Dialogue needs to read like you actually speak, not like you think people speak. People are rarely articulate and fluent in everyday life. Don’t be afraid of jumbled sentences and pauses. Read every line out loud. If it sounds forced or cheesy, rough it up.
Following on from what Lisa said, as well as not speaking in full sentences, often people don’t fluidly respond to each other’s statements or questions. There are thoughts in between that aren’t articulated and so lead to tangents, or they completely ignore what the other people / person has said. Some people repeat what the other person has said—particularly if they are struggling to comprehend the information that has been relayed. Or if they’re trying to steal someone’s idea & claim it as their own, they can dismiss it then repeat it with a slight alteration. Also, do be careful of putting in too many colloquial speech patters / pronunciations or too many ums & ers in an attempt to be genuine. If you over do it, it can be off-putting to read.
Less is very often more. And the silences are just as important as the words. Make every word count, it has to earn its place.
One of the key things I always make myself do with any dialogue I write is read it out loud. This may convince people who you live with that you’re finally losing the plot (excuse the pun) but it’s a sure way to work out which bits of dialogue are completely inauthentic once they have an actual voice behind them, as opposed to being flat words on a page. It also helps you to get into your character’s head and really put yourself in their shoes. That aside, I think the best way to write good dialogue is to invest a lot of time just randomnly listening to people around you. Not just how people speak and what they say but also how body language and mannerisms weave into conversations. Sprinkling those things in as part of your dialogue can tell readers a whole lot more than just the words coming out of your character’s mouth.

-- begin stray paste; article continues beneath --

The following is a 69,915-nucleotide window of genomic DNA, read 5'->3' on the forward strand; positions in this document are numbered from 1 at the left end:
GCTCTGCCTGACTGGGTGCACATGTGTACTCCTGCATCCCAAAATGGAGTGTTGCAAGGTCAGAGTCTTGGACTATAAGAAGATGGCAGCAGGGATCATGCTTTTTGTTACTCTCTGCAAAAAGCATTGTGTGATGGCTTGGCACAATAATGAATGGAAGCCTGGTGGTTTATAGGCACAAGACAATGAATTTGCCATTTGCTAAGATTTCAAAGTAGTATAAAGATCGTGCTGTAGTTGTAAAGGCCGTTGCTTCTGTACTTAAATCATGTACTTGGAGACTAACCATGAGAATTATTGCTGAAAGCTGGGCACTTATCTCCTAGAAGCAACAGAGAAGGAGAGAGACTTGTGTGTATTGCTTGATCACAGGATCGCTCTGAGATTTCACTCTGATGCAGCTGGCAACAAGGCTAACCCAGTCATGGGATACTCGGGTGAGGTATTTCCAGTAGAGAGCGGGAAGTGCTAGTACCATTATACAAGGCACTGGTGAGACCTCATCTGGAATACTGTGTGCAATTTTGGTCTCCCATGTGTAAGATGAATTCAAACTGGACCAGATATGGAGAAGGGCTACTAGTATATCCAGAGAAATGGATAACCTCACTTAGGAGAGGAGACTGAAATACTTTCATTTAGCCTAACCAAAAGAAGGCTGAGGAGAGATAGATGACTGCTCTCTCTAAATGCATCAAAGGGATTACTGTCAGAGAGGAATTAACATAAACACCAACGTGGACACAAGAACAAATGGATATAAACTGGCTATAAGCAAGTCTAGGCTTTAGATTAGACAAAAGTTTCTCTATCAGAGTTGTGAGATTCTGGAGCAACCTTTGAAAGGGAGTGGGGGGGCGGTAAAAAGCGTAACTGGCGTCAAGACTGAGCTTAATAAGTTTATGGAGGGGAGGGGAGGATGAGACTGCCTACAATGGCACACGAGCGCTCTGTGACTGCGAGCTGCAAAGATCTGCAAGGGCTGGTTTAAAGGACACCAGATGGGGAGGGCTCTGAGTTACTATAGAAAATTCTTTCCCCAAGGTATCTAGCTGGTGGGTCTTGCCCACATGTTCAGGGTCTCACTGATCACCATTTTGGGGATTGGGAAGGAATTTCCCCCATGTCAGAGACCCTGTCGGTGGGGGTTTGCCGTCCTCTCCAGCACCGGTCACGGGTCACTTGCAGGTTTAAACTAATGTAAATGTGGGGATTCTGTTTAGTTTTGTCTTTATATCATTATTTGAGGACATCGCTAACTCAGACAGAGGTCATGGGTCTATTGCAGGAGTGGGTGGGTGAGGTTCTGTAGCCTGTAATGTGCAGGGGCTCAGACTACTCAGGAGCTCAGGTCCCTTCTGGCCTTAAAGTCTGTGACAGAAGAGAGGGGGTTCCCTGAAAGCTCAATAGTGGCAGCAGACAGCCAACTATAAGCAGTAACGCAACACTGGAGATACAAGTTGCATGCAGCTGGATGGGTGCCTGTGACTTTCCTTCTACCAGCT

People speak differently, whether it’s certain phrases or the way they structure their sentences. Not everyone has a catchphrase, so don’t just attach one to each character when they speak. Listen to the way people talk in real life and note the differences and similarities in their speech. Friends sometimes adopt the same word choices without even knowing it. One of the key things about dialogue is to write it in a way that feels authentic, while also incorporating the character’s voice so that the reader can tell who is speaking without having to be told.
People NEVER say what they mean. Don’t try to force a subtext, if you let the characters flow then the subtext will be there. For example nobody ever says “i love you” and means “i love you”. When people say “i love you” they mean “i’m sorry”, “i’m scared”, “don’t fuck this up” or all kinds of other things.
Pick a character and read only their lines out in your MS, it will help you see if their speech is consistent throughout. Don’t forget what age they are, gender, etc, as well as including their personality traits, this should all come across in their dialogue. People often skirt about what they’re trying to say, only hear what they want to hear and don’t actually say what they mean. Make it clear who is speaking especially in children’s writing. Stick with using ‘said’, don’t clutter with dialogue tags. So saying, for really effective dialogue you should be able to remove the named speaker and still be able to work out who is saying what. Easier said than done.
For me, dialogue starts with getting to know your characters. When you know your characters well enough to step inside their skin, the dialogue will flow. And if we think of our characters as real people, we usually know what they will say and how, whatever the conflict. Do the basics too, read your dialogue aloud and ask yourself, have you been honest and fair to your character? What happened to them last and what might be going on inside their heads? Will this influence them? Also think about rhythm if you can. Lots of heavy, dense dialogue will need the occasional light moment. Not easy but trust yourself – you’ll know when you’ve got it right.